Can we replant the planet's rainforests?

Replanting the Rainforests
The golden toad is one of many amphibian species to recently become extinct.
The golden toad is one of many amphibian species to recently become extinct.
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So, can we push up our sleeves, grab a shovel, dig in and just start replanting the rainforests? To a certain extent, we can. However, while efforts at reforestation have significant value, they're usually not as crucial as preserving existing rainforests. Rainforest conservation is just as important as trying to reforest other areas.

Reforestation can be accomplished by nature, by humans or through a combination of the two. Some reforestation efforts focus on growing forests quickly because these woodlands are key to many of Earth's natural cycles, such as the carbon and water cycles. Replanting deforested land with quick-growing exotic tree species, like eucalyptus or Australian acacia, can help solve immediate problems such as soil erosion and elevated carbon levels.

Bats like the spectacled flying fox (Pteropus conspicillatus) are great at dispersing seeds, which could help accelerate reforestation efforts.
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How­ever, exotic trees may make the land unsuitable for future rainforest cultivation by changing the soil's original characteristics. Scientists need to study individual situations to determine what type of impact each foreign species will make on the area's microbial life, and what the appropriate choices are for reforestation. On a positive note, fast-growing secondary forests and tree farms can replace primary forests as a source for agricultural and energy needs. A primary forest is basically one that's undisturbed by humans and has suffered very few ecological disruptions. There are several other names for a primary forest, such as old growth and primeval forest. A secondary forest is one that has regrown after a destructive event, like a fire or logging. Primary forests usually have much higher levels of biodiversity than secondary ones, which is part of the reason conservationists are trying to save old growth [source: Butler].

In areas where deforestation is severe, remaining patches of primary forests are often located at great distances from other surviving rainforests or reforested regions. This makes animal survival and recolonization, as well as plant cross-pollination, difficult and can impede efforts to sustain actual rainforest ecology. Although the parcels of vegetative land can increase the chance of some species' short-term survival, researchers say the species are likely doomed to extinction over the long term.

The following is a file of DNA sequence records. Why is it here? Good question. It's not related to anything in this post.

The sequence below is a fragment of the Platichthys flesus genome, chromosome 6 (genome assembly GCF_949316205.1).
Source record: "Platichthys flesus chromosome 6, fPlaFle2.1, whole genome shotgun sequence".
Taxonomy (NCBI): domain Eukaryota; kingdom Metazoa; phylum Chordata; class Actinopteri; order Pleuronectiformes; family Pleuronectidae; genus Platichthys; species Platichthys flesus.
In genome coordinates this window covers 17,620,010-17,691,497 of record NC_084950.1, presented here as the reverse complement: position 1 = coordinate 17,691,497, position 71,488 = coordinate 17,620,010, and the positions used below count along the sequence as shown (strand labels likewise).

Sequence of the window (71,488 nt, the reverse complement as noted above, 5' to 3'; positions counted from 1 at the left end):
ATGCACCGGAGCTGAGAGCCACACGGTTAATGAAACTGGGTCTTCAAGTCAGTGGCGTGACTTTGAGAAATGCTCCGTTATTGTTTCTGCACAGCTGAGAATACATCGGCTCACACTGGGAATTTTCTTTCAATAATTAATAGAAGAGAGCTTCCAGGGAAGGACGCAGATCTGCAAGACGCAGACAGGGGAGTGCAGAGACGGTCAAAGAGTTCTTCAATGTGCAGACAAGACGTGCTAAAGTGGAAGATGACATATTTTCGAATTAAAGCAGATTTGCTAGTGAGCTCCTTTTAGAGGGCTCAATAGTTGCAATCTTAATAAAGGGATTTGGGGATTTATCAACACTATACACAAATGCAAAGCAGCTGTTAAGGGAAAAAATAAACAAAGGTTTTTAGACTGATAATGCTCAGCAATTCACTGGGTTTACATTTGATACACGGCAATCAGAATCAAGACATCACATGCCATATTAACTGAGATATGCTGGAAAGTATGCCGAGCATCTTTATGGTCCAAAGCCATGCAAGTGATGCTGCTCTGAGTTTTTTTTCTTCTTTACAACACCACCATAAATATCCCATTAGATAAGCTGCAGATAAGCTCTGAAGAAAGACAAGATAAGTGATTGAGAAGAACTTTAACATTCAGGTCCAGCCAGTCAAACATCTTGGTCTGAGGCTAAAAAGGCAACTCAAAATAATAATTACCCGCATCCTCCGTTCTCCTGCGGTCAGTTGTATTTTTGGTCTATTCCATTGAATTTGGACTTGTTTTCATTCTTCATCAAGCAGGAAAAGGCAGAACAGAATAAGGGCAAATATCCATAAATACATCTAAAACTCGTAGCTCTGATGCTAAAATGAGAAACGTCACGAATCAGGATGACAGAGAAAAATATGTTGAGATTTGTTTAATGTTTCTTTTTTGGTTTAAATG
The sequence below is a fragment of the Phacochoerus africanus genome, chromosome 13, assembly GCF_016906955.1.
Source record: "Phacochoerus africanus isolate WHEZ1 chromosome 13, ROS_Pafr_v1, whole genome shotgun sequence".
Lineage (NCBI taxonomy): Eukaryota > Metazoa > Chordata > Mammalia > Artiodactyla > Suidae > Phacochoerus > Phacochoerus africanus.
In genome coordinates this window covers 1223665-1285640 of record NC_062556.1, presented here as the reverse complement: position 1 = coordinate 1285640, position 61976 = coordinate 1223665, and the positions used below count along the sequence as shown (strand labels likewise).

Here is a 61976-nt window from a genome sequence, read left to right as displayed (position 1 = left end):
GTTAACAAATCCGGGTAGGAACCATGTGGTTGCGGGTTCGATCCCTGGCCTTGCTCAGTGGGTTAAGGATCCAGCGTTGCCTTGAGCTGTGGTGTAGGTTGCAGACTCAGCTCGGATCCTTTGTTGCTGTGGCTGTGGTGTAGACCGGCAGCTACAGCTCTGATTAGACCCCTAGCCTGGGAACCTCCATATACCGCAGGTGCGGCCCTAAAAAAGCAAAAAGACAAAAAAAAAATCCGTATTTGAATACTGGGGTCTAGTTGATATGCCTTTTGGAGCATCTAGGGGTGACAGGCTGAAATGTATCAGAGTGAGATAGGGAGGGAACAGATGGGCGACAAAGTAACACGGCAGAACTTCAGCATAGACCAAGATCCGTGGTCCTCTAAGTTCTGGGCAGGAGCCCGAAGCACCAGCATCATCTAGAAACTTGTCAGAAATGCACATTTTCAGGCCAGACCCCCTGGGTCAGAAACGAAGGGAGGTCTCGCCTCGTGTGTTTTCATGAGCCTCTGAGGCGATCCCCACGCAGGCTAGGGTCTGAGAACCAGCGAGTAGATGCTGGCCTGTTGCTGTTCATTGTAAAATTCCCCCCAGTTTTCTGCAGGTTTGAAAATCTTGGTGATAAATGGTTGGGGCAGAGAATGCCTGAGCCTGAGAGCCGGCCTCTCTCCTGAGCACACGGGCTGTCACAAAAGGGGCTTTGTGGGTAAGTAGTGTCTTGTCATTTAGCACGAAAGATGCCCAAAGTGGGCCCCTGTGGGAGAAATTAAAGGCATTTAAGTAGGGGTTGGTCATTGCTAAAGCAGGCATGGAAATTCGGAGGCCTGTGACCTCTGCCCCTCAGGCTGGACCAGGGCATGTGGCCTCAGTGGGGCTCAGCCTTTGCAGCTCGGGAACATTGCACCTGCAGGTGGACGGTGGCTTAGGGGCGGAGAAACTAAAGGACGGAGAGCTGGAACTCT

­One ­way conservationists seek to protect rainforest species is to reforest the corridors of trees that lie between rainforest parcels. This gives plants and animals access to a larger habitat and the chance to mix with other populations, which can boost their genetic diversity and help prevent extinction through isolation for most species. Conservationists can help cultivate these arboreal arteries into supportable rainforest habitats by working to have these corridors widened. The wider the corridors are, the safer they become for migrating animals to use.

It's also important to reforest and enlarge areas adjacent to these surviving parcels. This provides an easy means for species to inhabit new territory and expand viable rainforest ecology.

Researchers are exploring several options for improving and easing reforestation efforts. One inventive method involves bats. Installing man-made bat roosts in deforested areas can encourage these uniquely flight-enabled mammals (like the spectacled flying fox) to spread seeds and begin the process of rainforest regeneration. Activities like installing bat roosts are examples of how people are a part of natural reforestation efforts.

Reforestation is gaining momentum on a global scale. To get a better idea of worldwide reforestation efforts, go to the next page.